Open Floor Options

Open floor plans are all the rage in new homes. Truth be told, it’s one home design trend that’s been raging for well over a hundred years. Frank Lloyd Wright has been designing open floor plans for homes since the early 20th century. In fact, one of Wright’s open plan sketches made it to a 1901 issue of Ladies Home Journal. Whatever implication this may have to the liberation of women (bringing the kitchen into the common area as opposed to shutting it and her away behind a wall) there is an unmistakable allure to the open floor plan. Whether you’re building up or tearing down some walls in your home, the open floor plan has its ups and downs and everything in between.

Inclusive Flow

Perhaps the biggest draw to an open floor plan is that there’s no separation of the activity. Think about when you have friends over for holiday parties or social events, like the Super Bowl or The Oscars. Somehow, the hostess always ends up in the kitchen putting the finishing touches on dinner, or cleaning up the aftermath. And all their friends travel with them. Your party usually winds up being split into groups. To be completely conventional, women in the kitchen and men in front of the tv. Boooooooo! One, those days are as archaic as their assigned gender roles. Two, where’s the fun in that? The point of having a group over is to have group involvement.

This is what an open floor plan does best. It opens the space and makes one cohesive room floating from tv, to dining, to kitchen without ever losing anyone in a conversation. It facilitates larger parties as well as there are barely any walls to be pressed up against or entrances to block. The overall flow is easier and freed up by less wall. Sure, there will be a support beam here and there, but they aren’t nearly as cumbersome.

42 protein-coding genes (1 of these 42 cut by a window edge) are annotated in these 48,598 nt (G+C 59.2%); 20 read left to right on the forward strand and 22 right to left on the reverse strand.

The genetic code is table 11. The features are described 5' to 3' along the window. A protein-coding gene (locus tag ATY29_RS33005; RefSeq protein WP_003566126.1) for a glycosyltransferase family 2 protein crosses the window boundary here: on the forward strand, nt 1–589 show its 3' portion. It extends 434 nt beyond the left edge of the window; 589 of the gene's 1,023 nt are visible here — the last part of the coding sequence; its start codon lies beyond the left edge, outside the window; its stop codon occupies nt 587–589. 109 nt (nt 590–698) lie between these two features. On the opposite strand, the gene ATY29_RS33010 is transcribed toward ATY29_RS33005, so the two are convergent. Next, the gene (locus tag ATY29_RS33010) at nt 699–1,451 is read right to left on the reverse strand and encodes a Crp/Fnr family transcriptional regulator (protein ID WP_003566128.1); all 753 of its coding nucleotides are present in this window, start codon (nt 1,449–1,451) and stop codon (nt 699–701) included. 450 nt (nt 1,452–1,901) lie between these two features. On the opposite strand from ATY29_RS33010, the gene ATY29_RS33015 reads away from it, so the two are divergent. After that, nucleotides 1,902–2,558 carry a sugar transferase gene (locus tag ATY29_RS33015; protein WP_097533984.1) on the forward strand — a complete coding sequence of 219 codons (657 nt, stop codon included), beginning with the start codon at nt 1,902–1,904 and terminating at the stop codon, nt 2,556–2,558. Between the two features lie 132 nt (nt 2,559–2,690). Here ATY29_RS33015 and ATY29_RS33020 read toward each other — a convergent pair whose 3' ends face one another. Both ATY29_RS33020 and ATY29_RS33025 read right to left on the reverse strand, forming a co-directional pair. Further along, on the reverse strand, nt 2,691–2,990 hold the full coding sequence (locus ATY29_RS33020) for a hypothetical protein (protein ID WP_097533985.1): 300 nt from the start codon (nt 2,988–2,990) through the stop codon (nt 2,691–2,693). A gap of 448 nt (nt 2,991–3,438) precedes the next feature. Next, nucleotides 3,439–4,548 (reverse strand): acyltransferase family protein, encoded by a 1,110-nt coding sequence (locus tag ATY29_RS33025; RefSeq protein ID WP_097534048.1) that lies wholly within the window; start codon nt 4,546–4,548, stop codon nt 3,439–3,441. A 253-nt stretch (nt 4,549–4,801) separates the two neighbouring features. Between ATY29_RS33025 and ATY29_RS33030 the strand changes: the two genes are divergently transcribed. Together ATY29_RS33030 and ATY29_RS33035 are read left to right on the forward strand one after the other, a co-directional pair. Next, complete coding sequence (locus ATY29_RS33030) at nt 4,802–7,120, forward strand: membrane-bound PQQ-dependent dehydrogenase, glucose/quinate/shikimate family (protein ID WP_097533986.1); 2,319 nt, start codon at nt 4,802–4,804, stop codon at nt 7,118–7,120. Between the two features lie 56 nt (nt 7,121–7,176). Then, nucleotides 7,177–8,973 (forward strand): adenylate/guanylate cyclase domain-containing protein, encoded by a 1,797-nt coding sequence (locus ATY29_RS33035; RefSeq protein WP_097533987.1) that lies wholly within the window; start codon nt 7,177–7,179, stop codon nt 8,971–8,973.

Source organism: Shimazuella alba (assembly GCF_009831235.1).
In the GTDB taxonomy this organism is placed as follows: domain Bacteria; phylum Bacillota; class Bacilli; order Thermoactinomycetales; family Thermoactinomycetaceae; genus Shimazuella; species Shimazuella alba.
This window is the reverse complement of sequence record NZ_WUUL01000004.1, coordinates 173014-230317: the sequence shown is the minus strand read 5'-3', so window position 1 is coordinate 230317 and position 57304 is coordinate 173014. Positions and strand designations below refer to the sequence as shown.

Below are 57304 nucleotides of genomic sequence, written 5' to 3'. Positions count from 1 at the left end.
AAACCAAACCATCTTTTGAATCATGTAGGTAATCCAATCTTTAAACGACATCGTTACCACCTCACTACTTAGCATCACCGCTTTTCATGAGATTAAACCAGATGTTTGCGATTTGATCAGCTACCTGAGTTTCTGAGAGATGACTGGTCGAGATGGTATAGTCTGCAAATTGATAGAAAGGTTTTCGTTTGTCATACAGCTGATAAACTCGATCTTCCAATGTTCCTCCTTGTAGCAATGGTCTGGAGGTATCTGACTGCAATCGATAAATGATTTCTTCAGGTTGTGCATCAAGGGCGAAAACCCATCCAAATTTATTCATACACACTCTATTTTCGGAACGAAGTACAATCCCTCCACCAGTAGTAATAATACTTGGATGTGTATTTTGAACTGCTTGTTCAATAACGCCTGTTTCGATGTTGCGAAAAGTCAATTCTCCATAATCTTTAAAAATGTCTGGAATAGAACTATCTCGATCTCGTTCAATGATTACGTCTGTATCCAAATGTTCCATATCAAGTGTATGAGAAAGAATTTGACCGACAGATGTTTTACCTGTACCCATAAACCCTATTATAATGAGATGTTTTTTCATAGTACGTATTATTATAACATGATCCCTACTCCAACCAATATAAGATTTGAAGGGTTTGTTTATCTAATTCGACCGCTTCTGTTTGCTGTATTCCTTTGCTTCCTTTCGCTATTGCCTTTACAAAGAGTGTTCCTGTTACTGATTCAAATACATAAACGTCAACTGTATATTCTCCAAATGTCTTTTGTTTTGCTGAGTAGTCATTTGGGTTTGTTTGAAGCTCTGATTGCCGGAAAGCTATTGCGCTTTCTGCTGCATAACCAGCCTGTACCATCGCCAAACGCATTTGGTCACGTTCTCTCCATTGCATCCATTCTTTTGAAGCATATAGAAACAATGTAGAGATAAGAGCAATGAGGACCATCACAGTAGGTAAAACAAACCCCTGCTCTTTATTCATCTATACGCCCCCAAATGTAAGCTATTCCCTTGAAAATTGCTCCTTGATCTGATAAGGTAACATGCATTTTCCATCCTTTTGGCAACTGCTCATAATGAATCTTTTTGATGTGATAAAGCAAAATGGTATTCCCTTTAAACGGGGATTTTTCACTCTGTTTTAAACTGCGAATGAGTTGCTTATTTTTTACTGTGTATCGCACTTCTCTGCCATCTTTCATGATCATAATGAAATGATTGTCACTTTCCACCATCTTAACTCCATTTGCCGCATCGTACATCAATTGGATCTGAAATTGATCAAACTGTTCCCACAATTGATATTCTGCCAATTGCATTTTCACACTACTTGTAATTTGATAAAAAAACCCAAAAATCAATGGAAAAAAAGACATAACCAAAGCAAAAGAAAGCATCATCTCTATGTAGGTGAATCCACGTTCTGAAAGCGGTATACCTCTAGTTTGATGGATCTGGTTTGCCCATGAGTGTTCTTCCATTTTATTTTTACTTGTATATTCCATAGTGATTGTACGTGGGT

The Pitfalls

Pitfalls? What? There are no pitfalls to open floor plans. You might think that. But that’s the way the cookie crumbles. There are positives and negatives to every situation. Open floor plans are no exception. Putting it bluntly, there’s no solitude or escaping in an open floor plan. Like George W. Bush said, the thing about the Oval Office is there’re no corners where you can hide. The same is figuratively true of the open floor plan. In some of Frank Lloyd Wright’s houses, he really goes for it and the houses are just one long hallway. Imagine trying to find solace in that space with a child or two? For the bachelorette, maybe. It’s open and welcoming to guests, yet all her own at the end of the day. But even for a married couple, sometimes it’s just nice having a little sanctuary to flee to when you need a little personal time and space. On the other hand, if you are living single in a giant stretch of open home space, the loneliness can feel overwhelming. So much space for one person.

Aside from the mental drawback of an open floor plan, they tend to be more expensive to build, heat and cool, and they require more work to keep looking tidy. With an open kitchen, especially, having dirty dishes and food messes for all to see just mucks up the entire room. It’s not like you can just shove those dirty dishes in the closet or under a bed. Because there are no walls, HVAC can’t set up any heating/cooling zones that contain the heat and air to a smaller space. Instead you have a large space that takes longer to reach its desired temperature, and more energy to maintain that temperature. You can work around this by adding heated floors to your home, but again, that’s an additional cost to the homeowner.

There’s also less room for storage space and artwork. Minimalism might be your thing and power to you. There’s always room for a gorgeous green Money Tree or fern somewhere. And you could work around the storage space by adding bench seating around the perimeter of the room and hollowing those benches out for hidden storage space under the hinged seats. But again, one more element to be custom built.

And unfortunately for already built structures, it may not even be structurally possible for the conversion. You might be able to get away with a half wall or larger support pillars, but if your home can’t sustain the open floor plan as it’s built then that’s just the way it is.

Don’t Be Discouraged!

None of this is meant to sway you one way or the other. Ultimately, if you love to entertain and crave a more modern, minimalist lifestyle – and you’re totally on top of keeping dishes and food messes neutralized at all times – then have at the open floor plan! If you truly do cherish being able to close a door on a room or noise, maybe compromise with an open living, dining, and kitchen area and keep your bedrooms cloistered like the intimate sanctuary they’re meant to be. There is no limit to your imagination and with the right contractor to take you where you want to go, you can have your dream house as open or closed as you desire. Just be sure to seriously consider the cost and effect of such a dramatic choice.

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